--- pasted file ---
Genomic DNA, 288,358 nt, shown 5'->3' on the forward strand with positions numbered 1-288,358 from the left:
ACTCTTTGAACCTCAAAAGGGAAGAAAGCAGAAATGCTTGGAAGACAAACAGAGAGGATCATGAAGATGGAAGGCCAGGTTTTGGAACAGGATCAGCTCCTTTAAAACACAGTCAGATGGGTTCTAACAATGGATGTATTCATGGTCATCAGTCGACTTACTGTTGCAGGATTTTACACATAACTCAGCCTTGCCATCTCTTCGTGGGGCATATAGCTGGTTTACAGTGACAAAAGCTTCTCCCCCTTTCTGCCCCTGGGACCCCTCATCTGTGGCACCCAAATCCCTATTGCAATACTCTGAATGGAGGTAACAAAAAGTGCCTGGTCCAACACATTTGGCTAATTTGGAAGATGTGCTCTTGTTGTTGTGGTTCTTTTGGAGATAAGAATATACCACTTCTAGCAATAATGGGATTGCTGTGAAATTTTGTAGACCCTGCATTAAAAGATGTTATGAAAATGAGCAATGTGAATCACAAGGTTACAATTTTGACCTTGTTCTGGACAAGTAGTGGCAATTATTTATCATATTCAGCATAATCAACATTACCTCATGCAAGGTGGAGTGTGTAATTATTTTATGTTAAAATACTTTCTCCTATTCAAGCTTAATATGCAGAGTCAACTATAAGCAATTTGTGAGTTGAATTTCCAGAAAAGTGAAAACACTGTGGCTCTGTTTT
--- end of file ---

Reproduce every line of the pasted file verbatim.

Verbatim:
Genomic DNA, 288,358 nt, shown 5'->3' on the forward strand with positions numbered 1-288,358 from the left:
ACTCTTTGAACCTCAAAAGGGAAGAAAGCAGAAATGCTTGGAAGACAAACAGAGAGGATCATGAAGATGGAAGGCCAGGTTTTGGAACAGGATCAGCTCCTTTAAAACACAGTCAGATGGGTTCTAACAATGGATGTATTCATGGTCATCAGTCGACTTACTGTTGCAGGATTTTACACATAACTCAGCCTTGCCATCTCTTCGTGGGGCATATAGCTGGTTTACAGTGACAAAAGCTTCTCCCCCTTTCTGCCCCTGGGACCCCTCATCTGTGGCACCCAAATCCCTATTGCAATACTCTGAATGGAGGTAACAAAAAGTGCCTGGTCCAACACATTTGGCTAATTTGGAAGATGTGCTCTTGTTGTTGTGGTTCTTTTGGAGATAAGAATATACCACTTCTAGCAATAATGGGATTGCTGTGAAATTTTGTAGACCCTGCATTAAAAGATGTTATGAAAATGAGCAATGTGAATCACAAGGTTACAATTTTGACCTTGTTCTGGACAAGTAGTGGCAATTATTTATCATATTCAGCATAATCAACATTACCTCATGCAAGGTGGAGTGTGTAATTATTTTATGTTAAAATACTTTCTCCTATTCAAGCTTAATATGCAGAGTCAACTATAAGCAATTTGTGAGTTGAATTTCCAGAAAAGTGAAAACACTGTGGCTCTGTTTT